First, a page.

Well Flash Fiction Online is back for September and, well, dark as hell. These are stories that concentrate on certain ideas and craft stories around them on many levels. Distillation, consumption, and flooding. Through these ideas the stories explore injustice and abuse. They explore the cycles of oppression and the weight of inheritance. They explore the burdens forced on children because they were born, because their parents lacked the power or spirit to force change. And because they are so burdened, these children often drown under the deluge of violence and inequality. To the reviews!
|Art by Dario Bijelac|
"Scent" by Maria Haskins (918 words)
Well this is a creepy little story about scent and essence. About distilling, in many ways, whether it be perfume or something…different. The story follows a child and their mother. Their mother who is not quite human, or at least not anymore. I love the way the story evokes scent and, more than that, works to uncover this system of magic and distillation, where a person's inner self can be boiled away and captured in a jar and used by the mother to change shape. It's a bit like the Oz book where the one woman can change her heads and keeps them locked away. And this story does a great job of examining how this effects the main character, how this child yearns to be free of this, to just have a mother that does not require them to take part in this. It's a rather complex tale, too, because of the emotions involved, because the child loves their mother and wants in some ways to either break the cycle or escape. And neither is really open to them, as they are small, as they are kept subservient and trapped and guarded. But there is this lurking promise to the story that gives it a nice bit of creepiness and darkness, that promise [SPOILERS] at the end that the child will be gorgeous, which sets up that cyclic feel of abuse and death. That this is something larger than the main character and their mother, something that will take more than wings to fly away from. But that the main character is building their own power. Their own will. And that there will come a day when the two have to face each other not as child and mother but as people and there might be a reckoning. It's a strong piece and a great read!
"Muse" by Nicola Belte (962 words)
Well fuck, okay, another perhaps even darker story. Where the last emphasized distillation, though, this one looks at consumption. Both the disease and the action. It features young girls who are bought by a rich artist who draws their portraits after he has infected them, paints them on the brink of death. It's a disturbing piece in how it draws the parallels between art and food, between both and girls and women. At how girls are treated like food, a commodity, at how they are so often seen as something to consume and dispose of. There's a lot going on here, really, and I'm not kidding when I say it is dark. It's easy enough to read the rape analogies at work, these girls taken just around the time they'd be first menstruating, taken by an older man who uses them and discards them. Who paints them for the pleasure of other men. All the while telling the girls that this makes them more beautiful, more valuable, so that the only thing of value they have is this constructed innocence that can be shattered and then tossed aside. So that all that's left are ghosts. They are consumed, and more than that they are made ready to be consumed by the society, by these men who want to possess them, who want to dominate them. It's a system that exists in order to keep these girls down, to keep them as commodities, to keep them objects. And it intersects with class and wealth and power. It's a nicely done story with a chilling voice and a crush of despair, a realization that these girls are left voiceless and erased, history one long string of consumed women. It's a wonderful (if incredibly dark) story and you should definitely check it out!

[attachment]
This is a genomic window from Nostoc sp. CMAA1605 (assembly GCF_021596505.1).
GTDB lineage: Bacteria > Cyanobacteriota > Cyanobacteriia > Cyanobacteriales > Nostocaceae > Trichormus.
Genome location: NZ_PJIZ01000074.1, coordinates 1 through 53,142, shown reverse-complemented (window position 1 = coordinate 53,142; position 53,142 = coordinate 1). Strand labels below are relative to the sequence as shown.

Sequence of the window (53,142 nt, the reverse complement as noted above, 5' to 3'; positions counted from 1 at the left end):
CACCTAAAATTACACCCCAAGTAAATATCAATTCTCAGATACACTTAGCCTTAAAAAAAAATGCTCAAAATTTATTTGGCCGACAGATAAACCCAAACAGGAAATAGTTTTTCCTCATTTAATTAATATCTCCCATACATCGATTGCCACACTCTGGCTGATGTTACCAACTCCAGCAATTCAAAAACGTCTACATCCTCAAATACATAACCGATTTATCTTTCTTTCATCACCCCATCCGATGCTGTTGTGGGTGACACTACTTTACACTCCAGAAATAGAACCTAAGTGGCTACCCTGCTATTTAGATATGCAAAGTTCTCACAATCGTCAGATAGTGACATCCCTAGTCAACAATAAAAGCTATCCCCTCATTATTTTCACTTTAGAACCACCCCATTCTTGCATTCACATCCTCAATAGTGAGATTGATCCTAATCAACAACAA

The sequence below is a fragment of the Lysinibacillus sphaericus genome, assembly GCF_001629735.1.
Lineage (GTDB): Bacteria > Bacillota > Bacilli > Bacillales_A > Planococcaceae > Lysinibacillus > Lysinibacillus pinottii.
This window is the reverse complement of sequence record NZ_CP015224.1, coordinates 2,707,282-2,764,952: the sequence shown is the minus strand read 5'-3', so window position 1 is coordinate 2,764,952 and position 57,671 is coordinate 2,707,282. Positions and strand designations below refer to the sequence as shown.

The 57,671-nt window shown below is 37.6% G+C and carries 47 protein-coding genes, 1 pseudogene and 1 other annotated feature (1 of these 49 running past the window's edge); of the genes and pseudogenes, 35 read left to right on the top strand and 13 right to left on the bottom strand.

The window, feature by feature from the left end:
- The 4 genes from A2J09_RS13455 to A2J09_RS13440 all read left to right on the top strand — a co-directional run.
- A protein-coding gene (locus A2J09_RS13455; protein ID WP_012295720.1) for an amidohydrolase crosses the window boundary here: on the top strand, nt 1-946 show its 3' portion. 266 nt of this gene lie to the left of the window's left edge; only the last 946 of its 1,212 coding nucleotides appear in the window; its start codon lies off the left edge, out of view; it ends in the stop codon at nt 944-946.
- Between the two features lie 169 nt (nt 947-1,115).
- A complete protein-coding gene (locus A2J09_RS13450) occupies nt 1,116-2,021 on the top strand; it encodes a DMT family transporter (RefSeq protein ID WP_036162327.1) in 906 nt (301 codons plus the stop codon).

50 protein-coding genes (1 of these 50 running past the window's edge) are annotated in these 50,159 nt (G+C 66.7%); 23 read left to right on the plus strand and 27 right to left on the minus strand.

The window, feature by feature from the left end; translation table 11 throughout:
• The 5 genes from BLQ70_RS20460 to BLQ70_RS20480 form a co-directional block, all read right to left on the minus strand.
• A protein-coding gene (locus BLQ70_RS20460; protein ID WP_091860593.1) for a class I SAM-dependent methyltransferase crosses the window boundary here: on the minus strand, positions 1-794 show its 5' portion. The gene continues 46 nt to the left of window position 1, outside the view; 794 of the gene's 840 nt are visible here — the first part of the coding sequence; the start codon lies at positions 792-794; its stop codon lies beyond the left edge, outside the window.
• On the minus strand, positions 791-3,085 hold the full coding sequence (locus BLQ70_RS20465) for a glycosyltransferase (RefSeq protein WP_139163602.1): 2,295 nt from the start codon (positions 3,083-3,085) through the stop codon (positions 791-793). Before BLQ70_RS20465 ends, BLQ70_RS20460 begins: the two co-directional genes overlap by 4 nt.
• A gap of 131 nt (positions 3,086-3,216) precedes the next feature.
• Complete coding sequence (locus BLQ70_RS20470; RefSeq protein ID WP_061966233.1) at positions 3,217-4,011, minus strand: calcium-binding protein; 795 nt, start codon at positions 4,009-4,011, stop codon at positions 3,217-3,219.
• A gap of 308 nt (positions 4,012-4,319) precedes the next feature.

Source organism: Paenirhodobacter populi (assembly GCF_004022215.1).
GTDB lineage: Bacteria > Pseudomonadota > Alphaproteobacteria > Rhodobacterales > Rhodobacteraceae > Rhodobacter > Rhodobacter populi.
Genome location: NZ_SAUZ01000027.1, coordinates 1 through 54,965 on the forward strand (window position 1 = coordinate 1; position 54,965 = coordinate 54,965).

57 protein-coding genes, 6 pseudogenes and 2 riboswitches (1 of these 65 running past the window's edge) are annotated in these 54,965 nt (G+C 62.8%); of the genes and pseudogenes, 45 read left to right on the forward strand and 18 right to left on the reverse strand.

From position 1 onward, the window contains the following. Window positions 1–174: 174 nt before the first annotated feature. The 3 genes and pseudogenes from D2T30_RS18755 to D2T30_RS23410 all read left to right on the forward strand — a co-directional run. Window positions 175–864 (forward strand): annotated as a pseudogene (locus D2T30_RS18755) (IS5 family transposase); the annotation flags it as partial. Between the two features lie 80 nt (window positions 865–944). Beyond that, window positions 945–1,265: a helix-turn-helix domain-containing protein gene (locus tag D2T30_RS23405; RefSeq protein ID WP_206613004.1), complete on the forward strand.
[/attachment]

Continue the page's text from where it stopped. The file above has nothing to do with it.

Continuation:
"Jericho" by Joy Kennedy-O'Neill (995 words)
This is a story that looks at a future ravaged by rising waters and rising debts. Where people are shackled to their jobs and their debts are passed along to their children. And their children's children. And all along the rising waters of this debt create a situation that is in some ways unlivable. And it's a great commentary on the ways that education is both expected and punished. The way that you must be wealthy to afford it and if you're not you're not really allowed to be because the costs follow you. I love the way the story compares rising waters to the rising debt and how these people hope that education will save them and they're not sure if that's right or not. [SPOILERS] As I read it, though, I'm not entirely sure what to make of the ending. Personally I find that in discussions about debt and change I hesitate to count on the younger generations to somehow fix it. The voice in the piece is a mother talking to her son and being happy that maybe he will be a part of something that fixes things. And yet I find this less than fully satisfactory, because chances are that he's not going to. Expecting the next generation to have some sort of magic power to succeed where we have failed while at the same time basically not trying to fix it ourselves will only make it that much more difficult. I see a lot of people say that the best thing they can do is raise more responsible children but personally, for me, that erases a lot of work that's being done now. But the story does a nice job of showing how messed up things are and can become, how this rising debt is like a biblical flood, and how it might take something drastic, something to wipe it all away, for real change to happen. It's a compelling piece that I have feelings about but that I can definitely encourage everyone to check out! A fine read!